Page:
Kristi Bronkey had a nice article in Faculty Focus yesterday entitled “Re-Thinking Direct Instruction in Online Learning.” She noted that while direct instruction had a bad reputation associated with passive learning, it did not have to reflect passivity. She suggested a model framed around the notions of “I Do, We Do, and You Do.”
- I Do – Direct instruction by faculty using screencasts
- We Do – Faculty guided student processes with frequent feedback
- You Do – Students working together in authentic group processes
“Direct Instruction should be an ongoing exchange between professor and students. With effort, creativity, and the intentional use of the I Do, We Do, You Do structure, we can present new information in engaging ways, provide guided feedback as students strive to draw meaning from their new learning, and allow students the opportunity to collaborate with colleagues before independently reflecting on their own learning.”
I was struck by the parallels between Kristi’s article and the research Susan Ambrose and her colleagues published (2010) in How Learning Works: Seven Researched-Based Principles for Smart Teaching.
Kristi noted that for “I Do”, faculty could use short screencasts to help students make connections between the reading assignments and bigger picture aspects of the topic being discussed. She noted that this allowed students to “hear our thought processes.” This aligns nicely with the Knowledge Organization principle:
“How students organize knowledge influences how they learn and apply what they know.”
Students do not have the rich knowledge structure and associated connections of facts that faculty experts draw on when conceptualizing a topic. Articulating these connections can aid student learning.
Faculty screencasts can also help guide the students in both procedural knowledge and the knowledge of how to employ them – steps towards mastery. Developing a concise screencast can help faculty push past their own “expert blind spot” by clearly identifying skills needed and steps for applying these skills. This aligns with another principle noted by Ambrose:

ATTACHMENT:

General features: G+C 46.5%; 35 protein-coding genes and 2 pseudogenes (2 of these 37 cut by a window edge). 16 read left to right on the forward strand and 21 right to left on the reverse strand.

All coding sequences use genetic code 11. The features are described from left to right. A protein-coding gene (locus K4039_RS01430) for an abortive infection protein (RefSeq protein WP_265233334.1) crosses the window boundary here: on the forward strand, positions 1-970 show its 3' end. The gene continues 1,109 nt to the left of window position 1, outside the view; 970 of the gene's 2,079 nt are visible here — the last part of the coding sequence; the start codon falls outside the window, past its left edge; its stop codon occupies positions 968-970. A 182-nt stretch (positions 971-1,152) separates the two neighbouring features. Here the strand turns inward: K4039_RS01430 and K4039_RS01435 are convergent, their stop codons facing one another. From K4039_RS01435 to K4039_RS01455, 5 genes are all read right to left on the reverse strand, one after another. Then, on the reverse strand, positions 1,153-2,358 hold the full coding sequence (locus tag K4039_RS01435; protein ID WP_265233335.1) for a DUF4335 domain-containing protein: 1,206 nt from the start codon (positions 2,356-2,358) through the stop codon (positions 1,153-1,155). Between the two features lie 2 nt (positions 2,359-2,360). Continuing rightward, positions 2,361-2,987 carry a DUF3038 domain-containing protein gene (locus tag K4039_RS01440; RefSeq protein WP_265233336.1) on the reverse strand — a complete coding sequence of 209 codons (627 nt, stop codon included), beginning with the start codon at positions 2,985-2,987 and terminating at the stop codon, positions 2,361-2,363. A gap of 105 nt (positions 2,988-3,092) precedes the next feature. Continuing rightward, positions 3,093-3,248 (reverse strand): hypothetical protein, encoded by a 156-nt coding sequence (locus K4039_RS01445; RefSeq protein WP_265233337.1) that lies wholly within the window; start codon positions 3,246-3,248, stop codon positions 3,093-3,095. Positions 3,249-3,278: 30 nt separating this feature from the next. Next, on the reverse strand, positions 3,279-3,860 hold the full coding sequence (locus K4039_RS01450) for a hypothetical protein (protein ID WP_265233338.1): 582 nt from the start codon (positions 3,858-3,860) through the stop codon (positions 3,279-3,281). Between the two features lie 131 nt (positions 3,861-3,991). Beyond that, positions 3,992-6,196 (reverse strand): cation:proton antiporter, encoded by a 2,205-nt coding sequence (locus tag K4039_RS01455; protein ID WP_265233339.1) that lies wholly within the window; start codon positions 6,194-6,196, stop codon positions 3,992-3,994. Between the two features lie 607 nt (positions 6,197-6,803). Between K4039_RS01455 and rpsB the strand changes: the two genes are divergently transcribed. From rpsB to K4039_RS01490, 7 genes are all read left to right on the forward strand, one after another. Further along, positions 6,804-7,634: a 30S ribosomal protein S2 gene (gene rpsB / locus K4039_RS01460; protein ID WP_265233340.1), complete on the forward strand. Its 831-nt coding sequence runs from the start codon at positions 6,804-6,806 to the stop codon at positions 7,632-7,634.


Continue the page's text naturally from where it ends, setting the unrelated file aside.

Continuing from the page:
“To develop mastery, students must acquire component skills, practice integrating them, and know when to apply them.”
Facts can be dry…but rarely come across as dry when a passionate expert discusses them. Screencasts can provide avenues in which this passion of the faculty becomes evident, and that links to student motivation for learning. As Ambrose noted:
“Students’ motivation determines, directs, and sustains what they do to learn.”
Two more principles can surface in the We Do area of learning processes. Students come to our courses with a wealth of knowledge already, and helping students surface that prior knowledge influences how they filter and process what they are learning. If they lack sufficient prior knowledge, learning can be negatively impacted. The facilitative nature of We Do can help engage prior knowledge.
“Students’ prior knowledge can help or hinder learning.”
Kristi’s article also discusses the use of frequent feedback. Ambrose noted that learning is best fostered when students engage in practice that is directly linked to learning outcomes, set at an appropriate level of challenge, and is linked to specific and explicit feedback. As Kristi noted, feedback does not simply have to summative – it can be used formatively during learning processes to guide students to higher levels of achievement.
“Goal-directed practice coupled with targeted feedback enhances the quality of students’ learning.”
In the final section of Kristi’s post, she discusses the independent nature of You Do in online learning, but advocates for a mix of group activities and independent metacognitive reflection. Tackling the potential for isolation addresses another principle noted by Ambrose:
“Students’ current level of development interacts with the social, emotional, and intellectual climate of the course to impact learning.”
The reflection on their own contribution to the progress of learning also aligns with the final principle noted by Ambrose:
“To become self-directed learners, students must learn to monitor and adjust their approaches to learning.”
I like Kristi’s call to action for online professors. We would not want passivity in our students, and we should not allow our delivery to be passive. Incorporating the concepts of I Do / We Do / You Do as a mindful approach to course design can not only help keep students engaged, but also better incorporate aspects of learning science that we know from research lead to more effective learning.